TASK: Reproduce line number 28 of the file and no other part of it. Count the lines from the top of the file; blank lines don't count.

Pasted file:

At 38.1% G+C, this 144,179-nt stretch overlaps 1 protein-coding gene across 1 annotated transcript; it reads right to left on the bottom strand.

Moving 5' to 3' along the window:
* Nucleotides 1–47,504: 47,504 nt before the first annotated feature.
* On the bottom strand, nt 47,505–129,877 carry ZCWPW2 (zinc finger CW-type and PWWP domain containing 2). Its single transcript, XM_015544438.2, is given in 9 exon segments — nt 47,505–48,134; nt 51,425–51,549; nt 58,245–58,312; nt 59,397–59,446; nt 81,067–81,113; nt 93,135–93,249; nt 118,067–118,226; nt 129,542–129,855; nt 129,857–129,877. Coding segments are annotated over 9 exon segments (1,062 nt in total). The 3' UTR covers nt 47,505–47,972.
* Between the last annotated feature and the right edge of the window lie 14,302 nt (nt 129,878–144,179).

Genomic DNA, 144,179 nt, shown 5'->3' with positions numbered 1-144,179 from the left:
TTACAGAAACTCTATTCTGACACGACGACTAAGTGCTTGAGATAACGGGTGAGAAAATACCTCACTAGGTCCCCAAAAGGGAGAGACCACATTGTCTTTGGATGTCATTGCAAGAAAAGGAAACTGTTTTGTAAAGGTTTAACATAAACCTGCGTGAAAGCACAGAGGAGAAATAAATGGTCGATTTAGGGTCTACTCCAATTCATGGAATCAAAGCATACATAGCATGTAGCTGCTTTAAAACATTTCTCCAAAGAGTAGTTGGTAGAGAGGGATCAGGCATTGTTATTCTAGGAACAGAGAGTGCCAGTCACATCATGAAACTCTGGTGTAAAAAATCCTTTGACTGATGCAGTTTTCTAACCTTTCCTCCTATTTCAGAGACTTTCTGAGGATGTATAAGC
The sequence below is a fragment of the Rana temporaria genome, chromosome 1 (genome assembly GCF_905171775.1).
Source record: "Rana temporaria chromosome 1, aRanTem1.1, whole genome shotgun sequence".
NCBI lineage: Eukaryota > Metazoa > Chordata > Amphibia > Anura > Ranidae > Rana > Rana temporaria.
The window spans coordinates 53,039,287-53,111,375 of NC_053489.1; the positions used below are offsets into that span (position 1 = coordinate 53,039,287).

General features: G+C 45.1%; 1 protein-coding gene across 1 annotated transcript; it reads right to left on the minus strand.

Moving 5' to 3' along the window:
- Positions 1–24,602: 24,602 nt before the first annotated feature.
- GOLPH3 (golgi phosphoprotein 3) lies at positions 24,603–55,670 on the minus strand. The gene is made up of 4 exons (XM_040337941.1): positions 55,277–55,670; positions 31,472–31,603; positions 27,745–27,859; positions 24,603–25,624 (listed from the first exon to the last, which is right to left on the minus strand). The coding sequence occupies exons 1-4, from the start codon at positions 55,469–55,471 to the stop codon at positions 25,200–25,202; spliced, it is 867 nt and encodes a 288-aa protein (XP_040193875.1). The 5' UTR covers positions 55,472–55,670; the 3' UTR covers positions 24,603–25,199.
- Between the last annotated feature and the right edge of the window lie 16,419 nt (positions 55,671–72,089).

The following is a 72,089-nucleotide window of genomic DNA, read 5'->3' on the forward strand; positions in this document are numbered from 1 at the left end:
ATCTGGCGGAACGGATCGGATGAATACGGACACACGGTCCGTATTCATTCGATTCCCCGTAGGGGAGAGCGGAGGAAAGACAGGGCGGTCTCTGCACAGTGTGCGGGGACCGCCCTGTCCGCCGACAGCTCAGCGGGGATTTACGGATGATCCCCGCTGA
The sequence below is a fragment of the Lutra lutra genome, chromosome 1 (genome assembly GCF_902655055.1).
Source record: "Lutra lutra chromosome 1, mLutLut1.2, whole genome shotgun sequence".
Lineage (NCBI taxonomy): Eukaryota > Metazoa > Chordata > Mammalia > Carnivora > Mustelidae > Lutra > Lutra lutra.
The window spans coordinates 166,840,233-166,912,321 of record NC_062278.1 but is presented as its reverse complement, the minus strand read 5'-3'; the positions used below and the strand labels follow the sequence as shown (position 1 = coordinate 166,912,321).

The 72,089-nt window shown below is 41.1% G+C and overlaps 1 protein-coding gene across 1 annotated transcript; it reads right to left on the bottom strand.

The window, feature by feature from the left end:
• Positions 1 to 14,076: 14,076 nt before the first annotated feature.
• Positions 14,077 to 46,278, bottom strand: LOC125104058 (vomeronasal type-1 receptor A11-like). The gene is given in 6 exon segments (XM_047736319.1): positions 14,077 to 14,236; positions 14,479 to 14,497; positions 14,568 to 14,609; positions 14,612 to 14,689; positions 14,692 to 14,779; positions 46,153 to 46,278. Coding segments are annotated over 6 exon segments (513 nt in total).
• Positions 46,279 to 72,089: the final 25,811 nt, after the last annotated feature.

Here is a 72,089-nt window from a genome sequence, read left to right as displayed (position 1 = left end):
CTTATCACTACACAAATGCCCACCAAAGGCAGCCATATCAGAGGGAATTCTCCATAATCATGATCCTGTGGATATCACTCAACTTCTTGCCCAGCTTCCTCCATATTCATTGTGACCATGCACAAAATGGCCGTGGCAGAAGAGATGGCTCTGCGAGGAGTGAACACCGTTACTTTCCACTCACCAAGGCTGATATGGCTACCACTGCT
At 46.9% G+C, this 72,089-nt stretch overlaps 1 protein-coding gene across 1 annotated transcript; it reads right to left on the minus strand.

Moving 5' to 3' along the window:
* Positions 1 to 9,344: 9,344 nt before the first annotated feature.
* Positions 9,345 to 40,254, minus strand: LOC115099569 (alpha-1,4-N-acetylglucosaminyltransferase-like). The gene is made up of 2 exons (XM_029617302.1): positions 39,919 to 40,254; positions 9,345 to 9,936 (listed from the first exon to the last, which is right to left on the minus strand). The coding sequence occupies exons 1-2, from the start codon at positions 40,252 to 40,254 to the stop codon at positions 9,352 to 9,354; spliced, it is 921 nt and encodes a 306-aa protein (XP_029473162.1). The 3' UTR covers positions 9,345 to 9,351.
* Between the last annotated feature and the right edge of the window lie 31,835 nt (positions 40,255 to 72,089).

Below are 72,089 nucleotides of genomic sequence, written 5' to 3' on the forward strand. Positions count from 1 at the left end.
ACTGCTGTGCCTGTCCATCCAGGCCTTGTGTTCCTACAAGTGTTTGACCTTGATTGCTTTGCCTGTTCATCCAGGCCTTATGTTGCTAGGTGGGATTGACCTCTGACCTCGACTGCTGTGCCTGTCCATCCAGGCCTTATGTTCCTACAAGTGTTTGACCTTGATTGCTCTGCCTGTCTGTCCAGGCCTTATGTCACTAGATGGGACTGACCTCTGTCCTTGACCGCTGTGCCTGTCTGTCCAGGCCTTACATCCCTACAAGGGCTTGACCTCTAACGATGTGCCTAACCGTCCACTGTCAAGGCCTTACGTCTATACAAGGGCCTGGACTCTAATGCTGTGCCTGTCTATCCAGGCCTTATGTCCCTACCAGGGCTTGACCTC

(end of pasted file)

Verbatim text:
Here is a 72,089-nt window from a genome sequence, read left to right as displayed (position 1 = left end):